Wednesday, June 1, 2016

CAROLE KING - The Songbook of her life.



Performed by Michelle Brasier, Jessica Papst and Erin Herrmman Young.
Musical Direction by Shannon Whitelock.
The Playhouse, Canberra Theatre Centre. 28th May, 2016

Reviewed by Bill Stephens.

Carole King is one of America’s most prolific songwriters and an accomplished singer. In a 50 year career, record sales of her songs, performed by herself and most other leading contemporary songsters, are estimated to be in the vicinity of 75 million.  She’s been the subject of a Broadway show, “Beautiful” and successfully toured Australia in 2013. 

For many, her thoughtful, inspirational and uplifting songs have provided a songbook for their lives, so a show promoted as “a two hour spectacular concert which will have you laughing and crying as the songs of this multi-award winning artist come to life on the stage” offered the tantalising opportunity to revisit these songs.

Michelle Brasier, Jessica Papst, Erin Herrmann Young 

Unfortunately, far from spectacular, the concert proved to be a rather lack-lustre affair. It started off unpromisingly when the three backing musicians, two guitarists and a drummer, (who must remain nameless as there were no programs to identify them available) took the stage early. Arranged unimaginatively on a rostrum across the back of a black draped stage, they checked the tune of their instruments, and then talked among themselves, until eventually musical director, Shanon Whitelock arrived on stage. Seating himself at the Steinway piano Whitelock and the band commenced an upbeat arrangement of “I Feel The Earth Move”.

The three vocalists, Michelle Brasier, Jessica Papst and Erin Herrmann Young, each dressed in a sparkling black gown, entered, and before singing a note, one called out, “Hello Canberra, are ya having a good time? … Have we got any Carole fans in the audience? ”, which sort of set the tone for the rest of the evening.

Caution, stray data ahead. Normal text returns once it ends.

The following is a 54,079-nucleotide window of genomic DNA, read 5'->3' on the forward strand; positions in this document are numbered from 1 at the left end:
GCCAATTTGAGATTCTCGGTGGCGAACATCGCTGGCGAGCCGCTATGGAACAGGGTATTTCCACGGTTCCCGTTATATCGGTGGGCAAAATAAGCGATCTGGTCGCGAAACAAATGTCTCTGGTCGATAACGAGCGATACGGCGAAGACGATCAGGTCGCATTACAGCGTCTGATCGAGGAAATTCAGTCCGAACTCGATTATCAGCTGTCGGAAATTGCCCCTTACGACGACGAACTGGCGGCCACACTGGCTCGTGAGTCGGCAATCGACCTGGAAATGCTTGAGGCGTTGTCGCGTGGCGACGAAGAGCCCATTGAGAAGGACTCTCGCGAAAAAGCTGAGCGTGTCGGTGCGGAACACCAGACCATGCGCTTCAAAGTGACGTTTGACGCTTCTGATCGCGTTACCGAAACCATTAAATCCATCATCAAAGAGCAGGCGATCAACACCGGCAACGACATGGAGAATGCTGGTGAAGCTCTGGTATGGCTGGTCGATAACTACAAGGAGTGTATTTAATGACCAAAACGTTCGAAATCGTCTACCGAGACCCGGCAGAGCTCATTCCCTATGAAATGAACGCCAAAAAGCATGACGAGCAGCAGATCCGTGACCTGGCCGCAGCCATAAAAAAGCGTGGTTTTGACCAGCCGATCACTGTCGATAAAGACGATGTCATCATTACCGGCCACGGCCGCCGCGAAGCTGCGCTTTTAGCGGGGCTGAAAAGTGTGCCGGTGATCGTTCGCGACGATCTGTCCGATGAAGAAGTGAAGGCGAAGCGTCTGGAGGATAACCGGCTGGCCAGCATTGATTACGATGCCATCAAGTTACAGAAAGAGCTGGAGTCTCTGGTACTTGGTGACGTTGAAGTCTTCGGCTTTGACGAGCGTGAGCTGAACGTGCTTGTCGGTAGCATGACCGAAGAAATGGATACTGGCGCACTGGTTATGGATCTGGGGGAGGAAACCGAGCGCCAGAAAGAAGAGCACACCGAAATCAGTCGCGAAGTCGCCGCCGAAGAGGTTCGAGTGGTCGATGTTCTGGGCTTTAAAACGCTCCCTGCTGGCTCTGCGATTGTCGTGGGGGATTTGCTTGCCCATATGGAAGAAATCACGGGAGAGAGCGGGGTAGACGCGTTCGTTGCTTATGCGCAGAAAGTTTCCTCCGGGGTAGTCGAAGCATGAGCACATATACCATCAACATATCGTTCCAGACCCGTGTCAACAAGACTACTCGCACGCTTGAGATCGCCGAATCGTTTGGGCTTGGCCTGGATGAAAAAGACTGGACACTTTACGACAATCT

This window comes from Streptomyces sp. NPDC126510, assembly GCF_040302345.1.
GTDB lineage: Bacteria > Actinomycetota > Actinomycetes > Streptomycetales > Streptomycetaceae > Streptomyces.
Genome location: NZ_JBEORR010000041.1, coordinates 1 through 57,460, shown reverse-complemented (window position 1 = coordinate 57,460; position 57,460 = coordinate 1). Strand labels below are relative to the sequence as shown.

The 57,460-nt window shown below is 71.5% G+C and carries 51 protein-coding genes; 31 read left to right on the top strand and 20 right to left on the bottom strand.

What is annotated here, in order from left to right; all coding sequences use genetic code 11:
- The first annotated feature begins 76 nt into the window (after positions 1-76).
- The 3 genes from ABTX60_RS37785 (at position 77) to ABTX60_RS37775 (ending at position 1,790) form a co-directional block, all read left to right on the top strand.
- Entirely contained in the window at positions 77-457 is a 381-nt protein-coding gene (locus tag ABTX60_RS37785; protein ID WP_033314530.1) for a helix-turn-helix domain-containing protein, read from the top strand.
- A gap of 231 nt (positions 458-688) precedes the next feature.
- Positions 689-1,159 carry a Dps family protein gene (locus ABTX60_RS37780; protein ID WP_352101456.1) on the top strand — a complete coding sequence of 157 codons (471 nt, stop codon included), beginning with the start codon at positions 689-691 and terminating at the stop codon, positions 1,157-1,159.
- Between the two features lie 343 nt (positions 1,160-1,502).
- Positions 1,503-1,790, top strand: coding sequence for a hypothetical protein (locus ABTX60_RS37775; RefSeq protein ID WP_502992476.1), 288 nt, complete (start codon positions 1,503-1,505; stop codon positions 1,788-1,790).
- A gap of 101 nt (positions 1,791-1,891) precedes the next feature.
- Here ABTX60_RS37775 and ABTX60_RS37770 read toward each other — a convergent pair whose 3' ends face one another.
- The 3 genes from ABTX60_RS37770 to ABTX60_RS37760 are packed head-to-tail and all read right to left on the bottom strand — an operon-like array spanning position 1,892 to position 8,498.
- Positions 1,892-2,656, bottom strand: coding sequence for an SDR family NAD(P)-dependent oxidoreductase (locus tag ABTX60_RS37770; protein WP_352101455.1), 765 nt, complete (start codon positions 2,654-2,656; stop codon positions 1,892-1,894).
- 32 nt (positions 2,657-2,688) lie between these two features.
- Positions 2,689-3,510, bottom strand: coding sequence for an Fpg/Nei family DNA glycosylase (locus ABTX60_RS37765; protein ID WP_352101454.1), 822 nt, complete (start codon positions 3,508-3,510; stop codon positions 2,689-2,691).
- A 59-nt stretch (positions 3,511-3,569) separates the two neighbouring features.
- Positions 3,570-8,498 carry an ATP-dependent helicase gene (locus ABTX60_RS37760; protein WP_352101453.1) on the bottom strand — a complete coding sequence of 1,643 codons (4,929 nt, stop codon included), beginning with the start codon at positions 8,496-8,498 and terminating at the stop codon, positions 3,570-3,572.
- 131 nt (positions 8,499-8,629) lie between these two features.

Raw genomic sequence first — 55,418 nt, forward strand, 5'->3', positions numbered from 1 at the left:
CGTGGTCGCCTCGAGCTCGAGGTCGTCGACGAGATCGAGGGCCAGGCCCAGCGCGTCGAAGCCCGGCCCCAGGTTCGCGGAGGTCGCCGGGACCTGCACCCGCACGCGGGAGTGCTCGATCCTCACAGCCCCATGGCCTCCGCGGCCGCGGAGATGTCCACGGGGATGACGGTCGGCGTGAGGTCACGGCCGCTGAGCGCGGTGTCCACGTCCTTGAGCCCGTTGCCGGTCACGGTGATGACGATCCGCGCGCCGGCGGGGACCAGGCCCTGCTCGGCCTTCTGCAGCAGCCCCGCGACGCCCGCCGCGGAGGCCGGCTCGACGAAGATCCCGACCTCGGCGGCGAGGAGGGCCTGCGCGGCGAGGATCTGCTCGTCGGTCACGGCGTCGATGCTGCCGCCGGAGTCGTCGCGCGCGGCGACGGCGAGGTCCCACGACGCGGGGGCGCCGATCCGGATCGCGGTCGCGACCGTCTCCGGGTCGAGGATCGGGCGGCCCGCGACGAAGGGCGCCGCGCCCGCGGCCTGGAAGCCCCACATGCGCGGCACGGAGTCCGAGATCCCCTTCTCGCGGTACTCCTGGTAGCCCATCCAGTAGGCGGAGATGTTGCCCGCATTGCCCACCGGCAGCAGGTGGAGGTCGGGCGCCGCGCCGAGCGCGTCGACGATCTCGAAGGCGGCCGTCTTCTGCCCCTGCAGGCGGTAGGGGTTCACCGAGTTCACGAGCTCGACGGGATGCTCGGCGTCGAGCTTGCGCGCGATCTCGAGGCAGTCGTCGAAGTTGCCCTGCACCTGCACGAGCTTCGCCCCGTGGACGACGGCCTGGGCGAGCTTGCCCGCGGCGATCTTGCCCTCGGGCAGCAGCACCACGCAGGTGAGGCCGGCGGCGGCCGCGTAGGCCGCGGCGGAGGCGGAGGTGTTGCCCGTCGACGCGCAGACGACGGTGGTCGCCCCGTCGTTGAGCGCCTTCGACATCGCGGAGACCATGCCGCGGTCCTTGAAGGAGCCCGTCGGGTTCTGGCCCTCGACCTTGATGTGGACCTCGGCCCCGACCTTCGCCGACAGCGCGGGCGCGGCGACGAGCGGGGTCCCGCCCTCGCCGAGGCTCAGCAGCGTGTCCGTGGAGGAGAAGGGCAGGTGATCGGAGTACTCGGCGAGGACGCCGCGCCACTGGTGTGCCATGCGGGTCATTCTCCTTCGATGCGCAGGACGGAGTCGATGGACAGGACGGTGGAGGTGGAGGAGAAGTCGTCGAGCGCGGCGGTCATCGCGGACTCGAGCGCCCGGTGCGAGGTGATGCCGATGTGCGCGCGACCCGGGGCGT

Over the next two hours some thirty of Carole Kings songs were presented, punctuated by an uninspired narration listing details of Kings’ life and achievement, which often sounded as if it had been lifted directly from Wikipedia, and delivered in turn, with a little attempt at  enthusiasm, by each of the singers.

The songs were performed as trios, duets and solos and mostly efficiently sung. Occasional   highlights such as Jessica Papst’s “Nightingale” , Michelle Brasier’s, “You Are The Reason” and the duet “The First Day in August”, hinted at what this concert could have achieved had the singers been more interested in capturing the essence of Carole Kings songs rather than  using them to demonstrate their riffing skills.

Overall this show proved to be a rather dispiriting experience with the lack of finesse in the staging and presentation suggesting that it would have been more successful in a less formal setting.


This review also appears in Australian Arts Review.  www.artsreview.com.

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